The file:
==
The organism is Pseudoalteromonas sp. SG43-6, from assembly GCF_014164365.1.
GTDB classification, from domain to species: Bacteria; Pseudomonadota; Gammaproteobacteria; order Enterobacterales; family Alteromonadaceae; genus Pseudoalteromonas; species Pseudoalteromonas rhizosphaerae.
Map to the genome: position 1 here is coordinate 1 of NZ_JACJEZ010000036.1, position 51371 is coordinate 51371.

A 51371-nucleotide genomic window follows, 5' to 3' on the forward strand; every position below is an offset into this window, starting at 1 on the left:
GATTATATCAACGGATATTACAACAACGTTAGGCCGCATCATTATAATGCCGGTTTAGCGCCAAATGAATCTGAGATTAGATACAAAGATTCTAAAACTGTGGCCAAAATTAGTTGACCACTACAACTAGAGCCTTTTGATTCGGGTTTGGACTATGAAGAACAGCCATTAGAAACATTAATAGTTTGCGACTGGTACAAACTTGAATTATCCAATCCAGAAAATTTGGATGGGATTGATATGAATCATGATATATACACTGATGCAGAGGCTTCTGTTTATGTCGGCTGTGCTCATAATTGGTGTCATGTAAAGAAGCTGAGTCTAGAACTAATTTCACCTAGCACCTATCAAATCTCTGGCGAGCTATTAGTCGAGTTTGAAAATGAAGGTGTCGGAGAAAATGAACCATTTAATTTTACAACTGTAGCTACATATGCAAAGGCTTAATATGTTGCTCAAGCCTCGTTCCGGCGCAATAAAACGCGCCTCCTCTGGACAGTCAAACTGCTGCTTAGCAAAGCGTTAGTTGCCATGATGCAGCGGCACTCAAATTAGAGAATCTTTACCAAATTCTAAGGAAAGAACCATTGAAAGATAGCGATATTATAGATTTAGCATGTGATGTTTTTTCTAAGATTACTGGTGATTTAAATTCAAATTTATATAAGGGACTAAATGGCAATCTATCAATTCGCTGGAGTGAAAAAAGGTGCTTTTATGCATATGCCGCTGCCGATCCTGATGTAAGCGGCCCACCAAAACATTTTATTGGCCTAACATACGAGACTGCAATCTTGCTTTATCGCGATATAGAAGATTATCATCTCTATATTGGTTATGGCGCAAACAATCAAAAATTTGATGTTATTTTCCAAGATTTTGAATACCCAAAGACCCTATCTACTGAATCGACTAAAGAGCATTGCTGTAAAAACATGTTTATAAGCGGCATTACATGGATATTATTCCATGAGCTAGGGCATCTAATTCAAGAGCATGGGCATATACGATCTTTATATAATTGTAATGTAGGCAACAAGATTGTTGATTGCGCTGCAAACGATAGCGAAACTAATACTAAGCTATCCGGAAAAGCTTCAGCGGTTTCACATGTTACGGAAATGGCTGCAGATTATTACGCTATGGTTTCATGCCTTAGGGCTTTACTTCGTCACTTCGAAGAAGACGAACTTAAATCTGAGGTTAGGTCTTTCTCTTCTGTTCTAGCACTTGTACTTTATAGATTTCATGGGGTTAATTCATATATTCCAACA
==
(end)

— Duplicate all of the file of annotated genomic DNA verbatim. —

The organism is Pseudoalteromonas sp. SG43-6, from assembly GCF_014164365.1.
GTDB classification, from domain to species: Bacteria; Pseudomonadota; Gammaproteobacteria; order Enterobacterales; family Alteromonadaceae; genus Pseudoalteromonas; species Pseudoalteromonas rhizosphaerae.
Map to the genome: position 1 here is coordinate 1 of NZ_JACJEZ010000036.1, position 51371 is coordinate 51371.

A 51371-nucleotide genomic window follows, 5' to 3' on the forward strand; every position below is an offset into this window, starting at 1 on the left:
GATTATATCAACGGATATTACAACAACGTTAGGCCGCATCATTATAATGCCGGTTTAGCGCCAAATGAATCTGAGATTAGATACAAAGATTCTAAAACTGTGGCCAAAATTAGTTGACCACTACAACTAGAGCCTTTTGATTCGGGTTTGGACTATGAAGAACAGCCATTAGAAACATTAATAGTTTGCGACTGGTACAAACTTGAATTATCCAATCCAGAAAATTTGGATGGGATTGATATGAATCATGATATATACACTGATGCAGAGGCTTCTGTTTATGTCGGCTGTGCTCATAATTGGTGTCATGTAAAGAAGCTGAGTCTAGAACTAATTTCACCTAGCACCTATCAAATCTCTGGCGAGCTATTAGTCGAGTTTGAAAATGAAGGTGTCGGAGAAAATGAACCATTTAATTTTACAACTGTAGCTACATATGCAAAGGCTTAATATGTTGCTCAAGCCTCGTTCCGGCGCAATAAAACGCGCCTCCTCTGGACAGTCAAACTGCTGCTTAGCAAAGCGTTAGTTGCCATGATGCAGCGGCACTCAAATTAGAGAATCTTTACCAAATTCTAAGGAAAGAACCATTGAAAGATAGCGATATTATAGATTTAGCATGTGATGTTTTTTCTAAGATTACTGGTGATTTAAATTCAAATTTATATAAGGGACTAAATGGCAATCTATCAATTCGCTGGAGTGAAAAAAGGTGCTTTTATGCATATGCCGCTGCCGATCCTGATGTAAGCGGCCCACCAAAACATTTTATTGGCCTAACATACGAGACTGCAATCTTGCTTTATCGCGATATAGAAGATTATCATCTCTATATTGGTTATGGCGCAAACAATCAAAAATTTGATGTTATTTTCCAAGATTTTGAATACCCAAAGACCCTATCTACTGAATCGACTAAAGAGCATTGCTGTAAAAACATGTTTATAAGCGGCATTACATGGATATTATTCCATGAGCTAGGGCATCTAATTCAAGAGCATGGGCATATACGATCTTTATATAATTGTAATGTAGGCAACAAGATTGTTGATTGCGCTGCAAACGATAGCGAAACTAATACTAAGCTATCCGGAAAAGCTTCAGCGGTTTCACATGTTACGGAAATGGCTGCAGATTATTACGCTATGGTTTCATGCCTTAGGGCTTTACTTCGTCACTTCGAAGAAGACGAACTTAAATCTGAGGTTAGGTCTTTCTCTTCTGTTCTAGCACTTGTACTTTATAGATTTCATGGGGTTAATTCATATATTCCAACA